It Makes You a Sitting Duck

Most of us–unless we’re half-arsing a cardio workout at the gym–watch TV while sitting down. Or lying down. Or otherwise engaging in “sedentary” activity that researchers say poses a significant risk for weight-related diseases like diabetes. One study in the journal JAMA, for example, followed more than 50,000 middle-age women for six years. For every two hours spent watching TV each day, women had a 23 percent higher risk of becoming obese and a 14 percent higher risk of developing diabetes. A more recent analysis of similar studies found that for every two hours spent watching TV, the risk of developing diabetes, developing heart disease, and early death increased by 20, 15 and 13 percent, respectively. Scientists are still figuring out exactly why sitting is so detrimental to health, but one obvious and partial explanation is that the less we move, the less fuel we require; the surplus blood sugar floods the bloodstream and contributes to diabetes and other weight-related risks. In addition to generally cutting down on TV time, make a concerted effort to get up off the couch while you watch. For instance, challenge yourself to non-stop jumping jacks during the TV commercials (and pushups for every food-related ad!).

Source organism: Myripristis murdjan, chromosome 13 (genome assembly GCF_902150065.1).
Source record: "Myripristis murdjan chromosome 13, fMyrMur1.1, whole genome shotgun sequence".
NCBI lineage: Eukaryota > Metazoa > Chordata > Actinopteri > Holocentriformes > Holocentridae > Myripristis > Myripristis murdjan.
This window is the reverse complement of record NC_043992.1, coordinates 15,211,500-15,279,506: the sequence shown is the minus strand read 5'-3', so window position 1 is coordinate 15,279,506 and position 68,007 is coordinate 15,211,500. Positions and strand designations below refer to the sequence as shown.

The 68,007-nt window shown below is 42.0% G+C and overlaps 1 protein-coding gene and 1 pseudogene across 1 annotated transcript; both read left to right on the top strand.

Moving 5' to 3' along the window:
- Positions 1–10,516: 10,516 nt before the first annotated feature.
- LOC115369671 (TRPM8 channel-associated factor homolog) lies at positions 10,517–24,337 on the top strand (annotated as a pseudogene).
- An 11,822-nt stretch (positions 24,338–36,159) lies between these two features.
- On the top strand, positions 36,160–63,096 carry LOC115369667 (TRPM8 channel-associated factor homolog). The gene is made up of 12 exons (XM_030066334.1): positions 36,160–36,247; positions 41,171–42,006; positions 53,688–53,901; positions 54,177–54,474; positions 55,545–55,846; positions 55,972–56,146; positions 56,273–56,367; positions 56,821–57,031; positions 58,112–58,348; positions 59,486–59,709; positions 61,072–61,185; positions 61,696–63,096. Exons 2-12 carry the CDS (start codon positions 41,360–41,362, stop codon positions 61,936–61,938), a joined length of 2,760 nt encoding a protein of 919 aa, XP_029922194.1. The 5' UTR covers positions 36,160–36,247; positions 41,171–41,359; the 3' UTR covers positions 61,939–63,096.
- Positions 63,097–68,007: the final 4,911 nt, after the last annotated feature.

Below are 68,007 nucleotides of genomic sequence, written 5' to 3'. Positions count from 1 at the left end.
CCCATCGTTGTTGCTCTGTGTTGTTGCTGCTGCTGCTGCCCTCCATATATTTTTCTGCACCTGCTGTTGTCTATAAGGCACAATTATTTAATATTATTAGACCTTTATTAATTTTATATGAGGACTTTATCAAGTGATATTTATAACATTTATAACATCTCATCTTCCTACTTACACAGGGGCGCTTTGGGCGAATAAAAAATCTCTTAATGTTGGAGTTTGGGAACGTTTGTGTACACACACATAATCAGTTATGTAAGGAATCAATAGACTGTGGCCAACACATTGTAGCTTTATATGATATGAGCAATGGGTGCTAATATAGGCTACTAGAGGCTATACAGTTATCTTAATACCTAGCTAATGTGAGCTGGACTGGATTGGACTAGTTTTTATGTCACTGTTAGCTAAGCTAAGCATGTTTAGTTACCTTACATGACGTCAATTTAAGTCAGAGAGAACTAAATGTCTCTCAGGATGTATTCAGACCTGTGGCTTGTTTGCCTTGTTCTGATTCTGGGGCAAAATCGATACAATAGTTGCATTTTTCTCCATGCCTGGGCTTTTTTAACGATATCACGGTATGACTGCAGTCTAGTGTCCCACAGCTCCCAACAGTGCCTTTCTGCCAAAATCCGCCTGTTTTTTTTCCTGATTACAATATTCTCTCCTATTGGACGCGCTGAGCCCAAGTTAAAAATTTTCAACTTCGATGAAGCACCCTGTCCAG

It Makes You Choose the Wrong Snacks